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Tyson Cole on Spectacular Sushi Spots: Tojo's in Vancouver

Delta Sky Magazine September 2011

Courtesy of Tojo's

A golden roll: crab, scallop, salmon and sweet shrimp rolled in an egg crepe.

As the chef and owner of the acclaimed Uchi and Uchiko restaurants in Austin, Texas, Tyson Cole is an unlikely sushi expert. First, his restaurants are located in the heart of central Texas, which doesn’t immediately register as the land of octopus and yellowtail. Second, he’s a boyish-looking 40-year-old guy, not a face that patrons expect to be speaking Japanese and wielding razor-sharp knives behind a sushi counter. But Cole is all for breaking traditions, and he does so convincingly. With a modern menu that melds punchy global flavors with traditional Japanese preparations (such as maguro sashimi and goat cheese with cracked pepper, Fuji apple and pumpkinseed oil), Uchi has amassed a local cult following and national recognition: Cole was awarded a coveted Food & Wine “Best New Chef” award in 2005, and earlier this year he received a prestigious James Beard Foundation Award for Best Chef: Southwest. Cole became obsessed with sushi in his early 20s and dedicated himself to the intricacies of knife dexterity and Japanese cuisine. Today, he’s a busy guy: Uchi: The Cookbook was published earlier this year, and his second Uchi restaurant will open in Houston in December—but the chef slowed down long enough to share his favorite moments of sushi nirvana.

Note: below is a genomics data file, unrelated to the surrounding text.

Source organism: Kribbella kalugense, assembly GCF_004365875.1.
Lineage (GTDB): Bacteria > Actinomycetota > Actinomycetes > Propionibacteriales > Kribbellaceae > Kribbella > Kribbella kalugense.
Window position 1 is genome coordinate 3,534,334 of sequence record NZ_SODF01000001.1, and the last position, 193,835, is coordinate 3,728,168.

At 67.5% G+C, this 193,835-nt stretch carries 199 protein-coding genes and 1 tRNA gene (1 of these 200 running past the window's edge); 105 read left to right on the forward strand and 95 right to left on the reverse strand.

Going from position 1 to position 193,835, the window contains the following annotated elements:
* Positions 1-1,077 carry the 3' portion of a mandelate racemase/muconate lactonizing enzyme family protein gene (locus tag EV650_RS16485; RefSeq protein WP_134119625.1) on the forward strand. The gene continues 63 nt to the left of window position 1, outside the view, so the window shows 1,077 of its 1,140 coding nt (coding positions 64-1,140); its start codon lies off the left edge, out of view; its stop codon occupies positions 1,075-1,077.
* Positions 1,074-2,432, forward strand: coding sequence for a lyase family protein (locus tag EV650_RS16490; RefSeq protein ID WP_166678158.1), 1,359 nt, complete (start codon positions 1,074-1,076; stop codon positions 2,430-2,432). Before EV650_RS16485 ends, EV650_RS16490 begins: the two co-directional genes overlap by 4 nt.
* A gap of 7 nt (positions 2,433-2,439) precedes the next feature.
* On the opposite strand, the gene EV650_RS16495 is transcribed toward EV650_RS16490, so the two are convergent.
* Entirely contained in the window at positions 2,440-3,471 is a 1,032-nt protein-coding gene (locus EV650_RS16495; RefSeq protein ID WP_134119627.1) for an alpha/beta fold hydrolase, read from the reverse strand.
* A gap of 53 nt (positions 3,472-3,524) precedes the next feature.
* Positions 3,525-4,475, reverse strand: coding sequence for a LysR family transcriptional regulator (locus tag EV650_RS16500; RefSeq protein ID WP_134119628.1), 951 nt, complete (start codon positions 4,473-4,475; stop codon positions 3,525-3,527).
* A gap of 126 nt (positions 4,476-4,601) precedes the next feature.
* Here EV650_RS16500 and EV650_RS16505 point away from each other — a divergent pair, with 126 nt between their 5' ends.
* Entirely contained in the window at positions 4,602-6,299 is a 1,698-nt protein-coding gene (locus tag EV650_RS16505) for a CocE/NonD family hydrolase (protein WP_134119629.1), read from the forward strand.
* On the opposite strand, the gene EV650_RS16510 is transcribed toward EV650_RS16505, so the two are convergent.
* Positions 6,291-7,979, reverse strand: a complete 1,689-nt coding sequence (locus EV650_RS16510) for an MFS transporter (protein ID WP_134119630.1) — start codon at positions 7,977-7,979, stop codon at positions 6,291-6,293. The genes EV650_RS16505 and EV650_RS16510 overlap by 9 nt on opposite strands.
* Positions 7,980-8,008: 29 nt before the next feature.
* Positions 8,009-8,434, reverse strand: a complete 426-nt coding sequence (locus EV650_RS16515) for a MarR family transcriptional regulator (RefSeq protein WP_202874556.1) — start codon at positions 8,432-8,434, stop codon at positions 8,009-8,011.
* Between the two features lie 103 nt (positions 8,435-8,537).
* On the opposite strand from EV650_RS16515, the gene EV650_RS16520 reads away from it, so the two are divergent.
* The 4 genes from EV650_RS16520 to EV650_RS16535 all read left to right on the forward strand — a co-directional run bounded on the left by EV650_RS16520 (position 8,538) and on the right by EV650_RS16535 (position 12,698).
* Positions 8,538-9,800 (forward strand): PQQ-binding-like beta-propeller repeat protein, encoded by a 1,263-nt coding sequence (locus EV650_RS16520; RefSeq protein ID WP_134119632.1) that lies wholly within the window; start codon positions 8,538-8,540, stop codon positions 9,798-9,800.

The Locale: Tojo's, 1133 West Broadway, Vancouver

The Sushi Master: Hidekazu Tojo

The Draw: Hidekazu Tojo, who worked as a sushi chef in Osaka before moving to Vancouver in 1971, has become famous for sesame-coated bites of local tuna and smoked sable in Japanese pumpkin broth, among other specialties. Tojo even caught the eye of Martha Stewart (he taught her to make sushi on her cooking show). “I went to Vancouver in 2000 and had one of the best sushi meals of my life here,” Cole says. “Being located in the Pacific Northwest, with access to some of the best deep-water sushi fish on the planet, Tojo has lots to play with.”

The Highlight: “The real standout was his fresh albacore, cut into bite-sized cubes and served in a soy vin with scallion and grated daikon radish,” Cole says. “It was supersoft and melt-in-your-mouth luxury—one of the best bites of fish ever.”

Related:
Tyson Cole on Sushi Nozawa (Los Angeles)
Tyson Cole on Soto (New York)

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